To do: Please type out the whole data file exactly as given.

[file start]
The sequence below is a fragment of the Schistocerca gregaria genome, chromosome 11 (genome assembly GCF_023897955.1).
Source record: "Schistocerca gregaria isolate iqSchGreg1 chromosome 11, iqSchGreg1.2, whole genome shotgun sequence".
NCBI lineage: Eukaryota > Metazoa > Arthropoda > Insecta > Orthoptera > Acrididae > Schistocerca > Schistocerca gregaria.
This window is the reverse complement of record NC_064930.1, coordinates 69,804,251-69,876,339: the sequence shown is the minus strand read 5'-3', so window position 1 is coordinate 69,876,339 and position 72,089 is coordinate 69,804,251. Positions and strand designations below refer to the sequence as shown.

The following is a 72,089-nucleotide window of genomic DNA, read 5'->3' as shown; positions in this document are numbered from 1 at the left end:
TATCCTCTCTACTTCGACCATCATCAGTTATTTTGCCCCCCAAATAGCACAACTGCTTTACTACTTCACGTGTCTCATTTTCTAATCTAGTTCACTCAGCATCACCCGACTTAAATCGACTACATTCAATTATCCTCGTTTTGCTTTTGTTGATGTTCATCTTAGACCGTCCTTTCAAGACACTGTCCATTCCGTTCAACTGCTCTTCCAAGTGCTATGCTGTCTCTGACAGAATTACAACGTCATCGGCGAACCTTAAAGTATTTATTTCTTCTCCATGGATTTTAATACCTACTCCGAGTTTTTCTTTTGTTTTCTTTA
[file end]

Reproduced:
The sequence below is a fragment of the Schistocerca gregaria genome, chromosome 11 (genome assembly GCF_023897955.1).
Source record: "Schistocerca gregaria isolate iqSchGreg1 chromosome 11, iqSchGreg1.2, whole genome shotgun sequence".
NCBI lineage: Eukaryota > Metazoa > Arthropoda > Insecta > Orthoptera > Acrididae > Schistocerca > Schistocerca gregaria.
This window is the reverse complement of record NC_064930.1, coordinates 69,804,251-69,876,339: the sequence shown is the minus strand read 5'-3', so window position 1 is coordinate 69,876,339 and position 72,089 is coordinate 69,804,251. Positions and strand designations below refer to the sequence as shown.

The following is a 72,089-nucleotide window of genomic DNA, read 5'->3' as shown; positions in this document are numbered from 1 at the left end:
TATCCTCTCTACTTCGACCATCATCAGTTATTTTGCCCCCCAAATAGCACAACTGCTTTACTACTTCACGTGTCTCATTTTCTAATCTAGTTCACTCAGCATCACCCGACTTAAATCGACTACATTCAATTATCCTCGTTTTGCTTTTGTTGATGTTCATCTTAGACCGTCCTTTCAAGACACTGTCCATTCCGTTCAACTGCTCTTCCAAGTGCTATGCTGTCTCTGACAGAATTACAACGTCATCGGCGAACCTTAAAGTATTTATTTCTTCTCCATGGATTTTAATACCTACTCCGAGTTTTTCTTTTGTTTTCTTTA